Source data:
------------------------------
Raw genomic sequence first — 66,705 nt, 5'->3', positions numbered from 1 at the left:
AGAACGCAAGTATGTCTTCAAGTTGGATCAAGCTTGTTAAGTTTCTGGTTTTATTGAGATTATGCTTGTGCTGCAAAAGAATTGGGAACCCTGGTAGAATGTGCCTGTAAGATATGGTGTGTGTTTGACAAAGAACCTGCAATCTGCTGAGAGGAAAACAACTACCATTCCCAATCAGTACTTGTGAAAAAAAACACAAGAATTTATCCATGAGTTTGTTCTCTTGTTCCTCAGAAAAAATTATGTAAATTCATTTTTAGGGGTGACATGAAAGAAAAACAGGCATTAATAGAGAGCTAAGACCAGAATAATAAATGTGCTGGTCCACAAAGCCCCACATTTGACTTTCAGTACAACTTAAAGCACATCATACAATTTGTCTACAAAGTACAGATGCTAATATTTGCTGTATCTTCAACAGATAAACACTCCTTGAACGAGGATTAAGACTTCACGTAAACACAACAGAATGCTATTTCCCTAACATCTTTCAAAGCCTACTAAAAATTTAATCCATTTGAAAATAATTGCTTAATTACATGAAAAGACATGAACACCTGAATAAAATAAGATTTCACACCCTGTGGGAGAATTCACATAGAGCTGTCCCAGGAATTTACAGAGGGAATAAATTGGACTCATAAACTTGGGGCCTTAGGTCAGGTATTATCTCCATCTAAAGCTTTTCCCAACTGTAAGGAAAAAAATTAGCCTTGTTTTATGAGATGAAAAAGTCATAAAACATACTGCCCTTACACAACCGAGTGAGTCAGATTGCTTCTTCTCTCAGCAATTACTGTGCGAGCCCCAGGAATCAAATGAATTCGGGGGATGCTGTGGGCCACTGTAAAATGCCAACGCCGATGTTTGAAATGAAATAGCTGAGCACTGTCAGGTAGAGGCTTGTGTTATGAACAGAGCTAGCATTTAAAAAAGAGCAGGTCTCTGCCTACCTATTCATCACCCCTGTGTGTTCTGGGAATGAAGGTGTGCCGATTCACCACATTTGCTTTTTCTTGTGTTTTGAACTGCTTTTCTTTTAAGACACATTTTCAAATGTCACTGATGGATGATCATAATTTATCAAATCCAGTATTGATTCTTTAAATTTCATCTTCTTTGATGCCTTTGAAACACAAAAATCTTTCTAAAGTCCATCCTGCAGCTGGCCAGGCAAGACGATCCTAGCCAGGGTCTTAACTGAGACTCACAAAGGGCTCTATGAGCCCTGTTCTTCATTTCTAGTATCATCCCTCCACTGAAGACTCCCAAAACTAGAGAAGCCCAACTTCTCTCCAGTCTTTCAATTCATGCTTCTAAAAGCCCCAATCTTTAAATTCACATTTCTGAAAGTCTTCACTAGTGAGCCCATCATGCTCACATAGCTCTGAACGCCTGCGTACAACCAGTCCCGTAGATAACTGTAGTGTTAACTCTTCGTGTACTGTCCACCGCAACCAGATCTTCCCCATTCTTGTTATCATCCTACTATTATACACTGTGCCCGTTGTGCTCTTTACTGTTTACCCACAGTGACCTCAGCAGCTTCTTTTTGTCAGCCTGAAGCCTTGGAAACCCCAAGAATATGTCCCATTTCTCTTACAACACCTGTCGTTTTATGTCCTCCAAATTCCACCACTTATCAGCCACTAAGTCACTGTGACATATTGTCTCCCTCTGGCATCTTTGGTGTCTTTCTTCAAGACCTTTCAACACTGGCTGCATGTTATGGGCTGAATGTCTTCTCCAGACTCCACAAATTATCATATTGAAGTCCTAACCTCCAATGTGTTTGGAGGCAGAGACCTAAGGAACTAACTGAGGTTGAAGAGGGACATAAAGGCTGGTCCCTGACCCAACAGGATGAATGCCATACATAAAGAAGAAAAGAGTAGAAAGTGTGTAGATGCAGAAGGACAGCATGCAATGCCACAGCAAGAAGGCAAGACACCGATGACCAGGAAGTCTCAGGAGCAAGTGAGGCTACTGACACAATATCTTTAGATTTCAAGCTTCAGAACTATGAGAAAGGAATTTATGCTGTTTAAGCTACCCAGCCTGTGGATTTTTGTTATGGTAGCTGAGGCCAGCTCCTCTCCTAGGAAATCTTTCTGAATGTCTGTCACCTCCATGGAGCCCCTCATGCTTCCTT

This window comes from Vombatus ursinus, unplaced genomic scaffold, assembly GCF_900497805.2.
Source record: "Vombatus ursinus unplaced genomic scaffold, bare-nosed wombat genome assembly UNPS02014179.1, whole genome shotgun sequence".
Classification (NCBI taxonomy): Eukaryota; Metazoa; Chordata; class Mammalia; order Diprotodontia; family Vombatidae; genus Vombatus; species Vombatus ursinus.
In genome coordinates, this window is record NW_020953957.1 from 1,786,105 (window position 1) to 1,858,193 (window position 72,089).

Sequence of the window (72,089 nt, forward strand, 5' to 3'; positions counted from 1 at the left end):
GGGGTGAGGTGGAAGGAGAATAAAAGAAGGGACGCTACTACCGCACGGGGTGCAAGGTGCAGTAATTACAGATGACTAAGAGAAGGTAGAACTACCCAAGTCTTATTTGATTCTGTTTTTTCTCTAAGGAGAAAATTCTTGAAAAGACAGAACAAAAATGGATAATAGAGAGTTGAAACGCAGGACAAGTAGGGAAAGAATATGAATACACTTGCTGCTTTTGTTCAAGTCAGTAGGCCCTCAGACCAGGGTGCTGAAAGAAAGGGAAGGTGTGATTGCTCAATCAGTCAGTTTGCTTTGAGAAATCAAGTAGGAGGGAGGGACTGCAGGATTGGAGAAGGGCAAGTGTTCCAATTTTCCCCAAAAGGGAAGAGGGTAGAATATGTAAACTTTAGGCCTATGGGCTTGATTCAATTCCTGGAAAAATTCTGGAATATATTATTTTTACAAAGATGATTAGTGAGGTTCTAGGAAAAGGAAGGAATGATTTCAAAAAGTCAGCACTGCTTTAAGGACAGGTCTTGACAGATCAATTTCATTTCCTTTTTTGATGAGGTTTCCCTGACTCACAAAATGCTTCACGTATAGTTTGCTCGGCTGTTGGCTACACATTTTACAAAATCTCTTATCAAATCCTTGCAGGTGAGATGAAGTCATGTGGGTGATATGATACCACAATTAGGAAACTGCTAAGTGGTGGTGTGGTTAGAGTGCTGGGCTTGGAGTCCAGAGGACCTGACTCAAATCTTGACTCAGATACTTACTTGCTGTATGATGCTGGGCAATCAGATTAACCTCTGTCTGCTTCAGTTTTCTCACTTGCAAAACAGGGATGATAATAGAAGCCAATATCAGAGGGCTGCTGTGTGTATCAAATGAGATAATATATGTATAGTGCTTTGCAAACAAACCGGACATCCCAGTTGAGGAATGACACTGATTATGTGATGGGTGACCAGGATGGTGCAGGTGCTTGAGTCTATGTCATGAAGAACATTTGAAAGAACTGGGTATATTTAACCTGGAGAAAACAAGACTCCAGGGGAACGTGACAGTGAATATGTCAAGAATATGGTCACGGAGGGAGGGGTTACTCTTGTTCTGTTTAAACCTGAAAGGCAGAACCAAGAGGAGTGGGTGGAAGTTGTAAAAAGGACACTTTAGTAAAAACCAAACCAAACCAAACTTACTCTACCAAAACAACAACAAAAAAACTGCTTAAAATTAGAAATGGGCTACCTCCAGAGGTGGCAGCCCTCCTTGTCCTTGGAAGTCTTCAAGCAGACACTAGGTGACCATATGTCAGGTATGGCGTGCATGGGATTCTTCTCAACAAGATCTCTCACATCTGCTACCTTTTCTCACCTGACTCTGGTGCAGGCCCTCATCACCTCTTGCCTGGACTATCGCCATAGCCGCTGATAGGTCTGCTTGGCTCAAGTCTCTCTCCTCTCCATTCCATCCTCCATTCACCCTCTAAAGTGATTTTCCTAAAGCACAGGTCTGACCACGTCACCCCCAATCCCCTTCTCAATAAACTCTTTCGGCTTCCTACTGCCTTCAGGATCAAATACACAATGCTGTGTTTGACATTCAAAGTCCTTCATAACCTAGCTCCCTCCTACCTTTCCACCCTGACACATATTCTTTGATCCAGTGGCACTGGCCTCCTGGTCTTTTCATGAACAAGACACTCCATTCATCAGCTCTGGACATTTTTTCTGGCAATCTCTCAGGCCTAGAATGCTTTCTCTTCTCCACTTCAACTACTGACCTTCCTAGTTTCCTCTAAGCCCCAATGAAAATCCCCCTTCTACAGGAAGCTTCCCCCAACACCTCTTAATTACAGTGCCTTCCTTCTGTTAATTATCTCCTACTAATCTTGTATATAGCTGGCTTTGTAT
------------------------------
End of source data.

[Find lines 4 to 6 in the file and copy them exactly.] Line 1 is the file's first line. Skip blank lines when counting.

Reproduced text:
Source record: "Vombatus ursinus unplaced genomic scaffold, bare-nosed wombat genome assembly UNPS02014179.1, whole genome shotgun sequence".
Classification (NCBI taxonomy): Eukaryota; Metazoa; Chordata; class Mammalia; order Diprotodontia; family Vombatidae; genus Vombatus; species Vombatus ursinus.
In genome coordinates, this window is record NW_020953957.1 from 1,786,105 (window position 1) to 1,858,193 (window position 72,089).